Underperforming government brings a bill to acquire underperforming private enterprises
Today’s media, based in Colombo has reported that the government has placed before the Supreme Court a bill for a new law to acquire underperforming enterprises and underutilised assets. The president has placed this bill before the Supreme Court for approval.
According to the report this bill was taken before the Supreme Court on October 24, 2011. During the proceedings then the Chief Justice asked the Deputy Solicitor General whether the bill had been drafted by the Legal Draft Men’s Department, the DSG answered that it had been drafted by a private law firm.
Who will want to invest in any enterprise when such laws exist? Any investors here will have to be absolutely certain that at all times his enterprise will be performing at maximum levels and gaining maximum profits.
The details of the draft are not available at the moment. However, the very idea of the government acquiring underperforming enterprises and under utilised assets raised many important questions. At first glance one question that comes to mind is that almost all government enterprises are ‘underperforming’ and government assets are under utilised. For example there are the Ceylon Electricity Board, the Sri Lanka Railways, the government hospitals, the police and the like. Under these circumstances what justification does the government have to interfere with privately owned enterprises that it might think is underperforming?
This proposed law is a clear indication of the government interfering into the very basis of free enterprise. The problems of various enterprises are those that the owners of those enterprises and the shareholders and workers must solve for themselves. It is in the very nature of the market economy that it has a way to deal with underperforming enterprises by way of various loses that they will suffer. No government, however, powerful is able to undertake all underperforming enterprises and to make them perform better. The general argument in economics is that it is the state enterprises that tend to perform less than private enterprises.
Under the Sri Lankan Constitution the right to private property is a fundamental right. This bill will violate this basic right and therefore it is against the Constitution.
The law may give rise to many suspicions that the government is intending to acquire some private properties under the guise that they are underperforming. For example what will obstruct the government from taking over Sirasa TV which is a media outlet that the government has always disliked under the pretext that it is underperforming? Particularly the media enterprises will be seriously threatened by this law.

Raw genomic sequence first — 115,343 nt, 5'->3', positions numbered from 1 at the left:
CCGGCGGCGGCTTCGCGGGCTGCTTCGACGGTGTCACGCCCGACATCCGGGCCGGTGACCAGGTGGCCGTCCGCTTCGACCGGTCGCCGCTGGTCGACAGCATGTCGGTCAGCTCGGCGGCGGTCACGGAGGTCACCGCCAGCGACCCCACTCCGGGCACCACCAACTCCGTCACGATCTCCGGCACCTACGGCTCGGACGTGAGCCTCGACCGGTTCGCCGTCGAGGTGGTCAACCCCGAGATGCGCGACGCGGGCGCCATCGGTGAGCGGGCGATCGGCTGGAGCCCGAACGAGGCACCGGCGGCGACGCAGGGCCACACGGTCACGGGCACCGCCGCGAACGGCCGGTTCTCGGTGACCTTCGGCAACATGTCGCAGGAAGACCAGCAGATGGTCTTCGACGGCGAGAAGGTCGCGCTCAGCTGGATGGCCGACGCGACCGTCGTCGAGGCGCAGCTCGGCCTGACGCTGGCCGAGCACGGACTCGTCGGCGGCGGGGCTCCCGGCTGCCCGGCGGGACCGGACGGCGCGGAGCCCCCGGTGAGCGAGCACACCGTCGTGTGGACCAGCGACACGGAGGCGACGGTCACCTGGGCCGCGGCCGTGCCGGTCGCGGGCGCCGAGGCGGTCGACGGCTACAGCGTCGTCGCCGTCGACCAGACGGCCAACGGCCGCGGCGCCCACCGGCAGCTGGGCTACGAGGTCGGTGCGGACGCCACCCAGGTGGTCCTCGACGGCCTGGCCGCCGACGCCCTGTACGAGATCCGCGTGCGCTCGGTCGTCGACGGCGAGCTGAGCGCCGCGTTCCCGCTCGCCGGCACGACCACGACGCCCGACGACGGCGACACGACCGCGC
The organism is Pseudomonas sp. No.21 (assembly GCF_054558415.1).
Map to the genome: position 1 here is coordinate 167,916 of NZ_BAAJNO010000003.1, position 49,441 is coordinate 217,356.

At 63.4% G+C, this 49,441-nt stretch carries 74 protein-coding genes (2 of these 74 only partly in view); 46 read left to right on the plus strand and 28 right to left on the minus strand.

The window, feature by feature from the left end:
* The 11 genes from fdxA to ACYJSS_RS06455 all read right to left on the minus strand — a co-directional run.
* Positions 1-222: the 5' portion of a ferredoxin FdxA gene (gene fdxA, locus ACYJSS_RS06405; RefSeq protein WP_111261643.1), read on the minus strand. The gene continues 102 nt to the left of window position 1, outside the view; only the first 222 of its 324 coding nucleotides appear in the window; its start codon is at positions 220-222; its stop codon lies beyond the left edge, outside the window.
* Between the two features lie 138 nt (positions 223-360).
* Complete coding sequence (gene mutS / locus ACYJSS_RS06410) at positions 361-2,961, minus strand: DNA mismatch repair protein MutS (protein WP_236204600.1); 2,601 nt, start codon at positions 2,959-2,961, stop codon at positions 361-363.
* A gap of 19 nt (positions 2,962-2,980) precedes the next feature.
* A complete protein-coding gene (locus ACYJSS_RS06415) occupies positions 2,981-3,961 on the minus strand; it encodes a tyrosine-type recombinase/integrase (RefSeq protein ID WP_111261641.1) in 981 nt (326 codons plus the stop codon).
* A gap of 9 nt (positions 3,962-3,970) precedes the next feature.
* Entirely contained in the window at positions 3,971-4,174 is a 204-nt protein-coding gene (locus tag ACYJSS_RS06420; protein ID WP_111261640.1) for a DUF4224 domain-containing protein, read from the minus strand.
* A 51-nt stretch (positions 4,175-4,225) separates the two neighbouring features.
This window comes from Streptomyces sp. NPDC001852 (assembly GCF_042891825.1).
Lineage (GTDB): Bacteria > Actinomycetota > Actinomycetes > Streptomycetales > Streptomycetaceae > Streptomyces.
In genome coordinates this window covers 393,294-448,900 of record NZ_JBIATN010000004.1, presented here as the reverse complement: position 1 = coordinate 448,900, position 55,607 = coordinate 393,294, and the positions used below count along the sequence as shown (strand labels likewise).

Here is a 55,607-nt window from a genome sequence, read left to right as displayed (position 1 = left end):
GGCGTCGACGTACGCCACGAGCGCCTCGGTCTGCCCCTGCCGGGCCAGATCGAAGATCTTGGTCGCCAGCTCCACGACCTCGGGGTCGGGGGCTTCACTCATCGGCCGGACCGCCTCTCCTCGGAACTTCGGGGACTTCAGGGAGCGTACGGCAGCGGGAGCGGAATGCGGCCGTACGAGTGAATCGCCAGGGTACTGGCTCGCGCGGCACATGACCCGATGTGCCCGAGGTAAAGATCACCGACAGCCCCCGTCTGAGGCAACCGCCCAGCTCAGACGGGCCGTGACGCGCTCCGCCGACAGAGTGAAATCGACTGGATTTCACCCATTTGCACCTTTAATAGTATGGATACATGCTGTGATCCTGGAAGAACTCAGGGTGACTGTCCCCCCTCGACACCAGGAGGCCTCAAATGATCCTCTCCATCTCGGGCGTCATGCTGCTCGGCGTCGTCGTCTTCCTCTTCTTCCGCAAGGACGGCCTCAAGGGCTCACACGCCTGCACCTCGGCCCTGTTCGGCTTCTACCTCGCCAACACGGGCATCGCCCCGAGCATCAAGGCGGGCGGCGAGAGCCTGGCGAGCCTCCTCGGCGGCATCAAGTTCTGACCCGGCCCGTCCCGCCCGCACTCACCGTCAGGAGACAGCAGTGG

Now the next most vital question is as to what the criterion for assessing underperformance is and who will be authorised to make such criteria to be applied. Will it be also done on the basis of a two thirds majority in parliament or by the power of the executive president? What role will the law and the courts have in such assessments? Will it all be an arbitrary exercise by those in the government dealing with those that the government is not in favour of?
Another more serious aspect is that if anyone objects to the enterprise or asset being taken over by the government he could be subjected to ten years rigorous imprisonment on conviction after a summary trial by a magistrate. The use of penal laws to deal with property matters is in conflict with international law. It is also against the Constitution. This punitive action will allow police officers to arrest anyone objecting to their property being acquired by the government and thereafter they will be punished purely on the basis that they have opposed an acquisition order by the government. If private properties can be acquired by such draconian measures accompanied by such harsh punishments the future of private enterprise in Sri Lanka is very bleak.
Who will want to invest in any enterprise when such laws exist? Any investors here will have to be absolutely certain that at all times his enterprise will be performing at maximum levels and gaining maximum profits. However, no private enterprise is capable of doing this all the time. It is in the very nature of any enterprise that at times they perform well and under some circumstances they may not be able to perform at the same level. Often, the circumstance under which an enterprise underperforms is beyond their control. For example bad government policies may be a cause for the underperformance of enterprises. Also other circumstances such as civil unrest or military conflicts can also cause similar problems. For example, during the period of the internal warfare in Sri Lanka hotels throughout the country were underperforming. Once this situation changed they started to pick up business.
In a lighter vein one may also point to the problems of illness or other tragedies that lead to underperformances. Let us take the case of whatever enterprises Duminda Silva must have been running before he was wounded at the Muleriyawa incident. He is lying in bed with brain injuries. Under these circumstances will the government acquire all his enterprises and assets on the grounds of underperformances or under utility?
The widespread lawlessness in the country is a result of the government’s non performance or underperformance. The government assets, which are being made available through budgets for the purpose of law enforcement and the protection of individuals have been misutilised or underutilised. Under these circumstances what moral right is there for the government to meddle with enterprises or assets on the basis of underperformance?